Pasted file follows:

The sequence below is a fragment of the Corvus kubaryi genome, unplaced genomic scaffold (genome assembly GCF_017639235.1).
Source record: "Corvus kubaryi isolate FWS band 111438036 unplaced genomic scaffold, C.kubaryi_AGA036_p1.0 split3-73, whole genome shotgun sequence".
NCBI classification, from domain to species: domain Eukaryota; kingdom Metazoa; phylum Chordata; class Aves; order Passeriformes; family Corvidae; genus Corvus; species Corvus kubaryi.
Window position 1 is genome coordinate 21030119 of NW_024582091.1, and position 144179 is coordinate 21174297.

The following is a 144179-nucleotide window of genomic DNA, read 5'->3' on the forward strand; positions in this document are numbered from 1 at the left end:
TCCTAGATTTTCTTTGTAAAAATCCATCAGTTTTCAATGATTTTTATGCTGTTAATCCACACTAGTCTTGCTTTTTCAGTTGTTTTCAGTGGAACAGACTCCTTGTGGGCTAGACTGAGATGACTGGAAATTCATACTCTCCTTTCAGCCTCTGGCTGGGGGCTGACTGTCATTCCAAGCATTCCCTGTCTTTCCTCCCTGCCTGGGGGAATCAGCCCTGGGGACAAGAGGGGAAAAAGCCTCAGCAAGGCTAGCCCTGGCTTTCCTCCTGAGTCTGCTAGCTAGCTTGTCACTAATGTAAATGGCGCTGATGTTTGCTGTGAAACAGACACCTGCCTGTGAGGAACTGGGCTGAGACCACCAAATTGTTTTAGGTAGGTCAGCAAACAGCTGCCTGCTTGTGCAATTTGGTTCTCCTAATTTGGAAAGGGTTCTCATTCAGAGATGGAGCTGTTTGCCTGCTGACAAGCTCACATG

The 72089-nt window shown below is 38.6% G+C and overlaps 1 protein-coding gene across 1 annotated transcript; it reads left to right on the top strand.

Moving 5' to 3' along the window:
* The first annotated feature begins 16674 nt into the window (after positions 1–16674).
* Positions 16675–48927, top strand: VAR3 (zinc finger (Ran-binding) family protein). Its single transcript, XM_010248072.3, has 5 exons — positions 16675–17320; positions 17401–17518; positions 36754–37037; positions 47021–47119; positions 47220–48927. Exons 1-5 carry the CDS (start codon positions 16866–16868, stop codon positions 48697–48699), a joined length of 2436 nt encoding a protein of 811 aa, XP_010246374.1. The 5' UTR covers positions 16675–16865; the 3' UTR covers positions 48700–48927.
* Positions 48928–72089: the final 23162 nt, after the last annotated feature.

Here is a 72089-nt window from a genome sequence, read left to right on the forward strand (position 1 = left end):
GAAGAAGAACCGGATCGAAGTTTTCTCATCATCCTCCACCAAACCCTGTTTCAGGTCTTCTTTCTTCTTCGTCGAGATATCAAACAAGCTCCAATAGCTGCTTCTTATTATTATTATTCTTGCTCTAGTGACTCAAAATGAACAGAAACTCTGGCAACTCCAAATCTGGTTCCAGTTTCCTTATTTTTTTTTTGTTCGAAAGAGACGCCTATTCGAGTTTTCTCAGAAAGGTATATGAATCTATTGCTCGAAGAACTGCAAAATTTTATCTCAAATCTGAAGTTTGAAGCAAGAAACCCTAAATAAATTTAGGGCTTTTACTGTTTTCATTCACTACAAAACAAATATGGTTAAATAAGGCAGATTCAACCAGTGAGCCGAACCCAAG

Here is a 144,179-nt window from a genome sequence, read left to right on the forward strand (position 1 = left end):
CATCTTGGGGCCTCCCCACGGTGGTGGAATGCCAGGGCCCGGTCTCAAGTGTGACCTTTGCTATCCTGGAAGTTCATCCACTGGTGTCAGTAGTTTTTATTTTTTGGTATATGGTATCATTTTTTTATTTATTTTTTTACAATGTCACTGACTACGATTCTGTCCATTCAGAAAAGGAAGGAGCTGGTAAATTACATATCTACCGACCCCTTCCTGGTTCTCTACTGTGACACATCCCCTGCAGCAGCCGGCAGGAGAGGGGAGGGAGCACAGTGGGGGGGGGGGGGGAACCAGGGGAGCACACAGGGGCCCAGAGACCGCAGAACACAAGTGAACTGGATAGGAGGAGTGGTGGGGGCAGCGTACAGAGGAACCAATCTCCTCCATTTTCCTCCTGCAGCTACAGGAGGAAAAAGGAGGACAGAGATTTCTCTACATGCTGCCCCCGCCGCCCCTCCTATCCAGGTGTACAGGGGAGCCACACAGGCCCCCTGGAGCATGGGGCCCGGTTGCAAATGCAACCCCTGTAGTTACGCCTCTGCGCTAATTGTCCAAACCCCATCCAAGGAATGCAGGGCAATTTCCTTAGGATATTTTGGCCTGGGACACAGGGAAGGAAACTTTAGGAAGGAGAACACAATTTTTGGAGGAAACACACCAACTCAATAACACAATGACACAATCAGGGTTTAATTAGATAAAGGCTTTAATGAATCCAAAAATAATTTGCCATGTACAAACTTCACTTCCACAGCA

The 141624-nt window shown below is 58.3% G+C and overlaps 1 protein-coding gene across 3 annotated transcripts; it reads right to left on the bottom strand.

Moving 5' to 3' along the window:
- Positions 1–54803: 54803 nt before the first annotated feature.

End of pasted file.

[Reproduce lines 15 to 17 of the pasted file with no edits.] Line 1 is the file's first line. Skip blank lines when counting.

CATCTTGGGGCCTCCCCACGGTGGTGGAATGCCAGGGCCCGGTCTCAAGTGTGACCTTTGCTATCCTGGAAGTTCATCCACTGGTGTCAGTAGTTTTTATTTTTTGGTATATGGTATCATTTTTTTATTTATTTTTTTACAATGTCACTGACTACGATTCTGTCCATTCAGAAAAGGAAGGAGCTGGTAAATTACATATCTACCGACCCCTTCCTGGTTCTCTACTGTGACACATCCCCTGCAGCAGCCGGCAGGAGAGGGGAGGGAGCACAGTGGGGGGGGGGGGGGAACCAGGGGAGCACACAGGGGCCCAGAGACCGCAGAACACAAGTGAACTGGATAGGAGGAGTGGTGGGGGCAGCGTACAGAGGAACCAATCTCCTCCATTTTCCTCCTGCAGCTACAGGAGGAAAAAGGAGGACAGAGATTTCTCTACATGCTGCCCCCGCCGCCCCTCCTATCCAGGTGTACAGGGGAGCCACACAGGCCCCCTGGAGCATGGGGCCCGGTTGCAAATGCAACCCCTGTAGTTACGCCTCTGCGCTAATTGTCCAAACCCCATCCAAGGAATGCAGGGCAATTTCCTTAGGATATTTTGGCCTGGGACACAGGGAAGGAAACTTTAGGAAGGAGAACACAATTTTTGGAGGAAACACACCAACTCAATAACACAATGACACAATCAGGGTTTAATTAGATAAAGGCTTTAATGAATCCAAAAATAATTTGCCATGTACAAACTTCACTTCCACAGCA

The 141624-nt window shown below is 58.3% G+C and overlaps 1 protein-coding gene across 3 annotated transcripts; it reads right to left on the bottom strand.

Moving 5' to 3' along the window: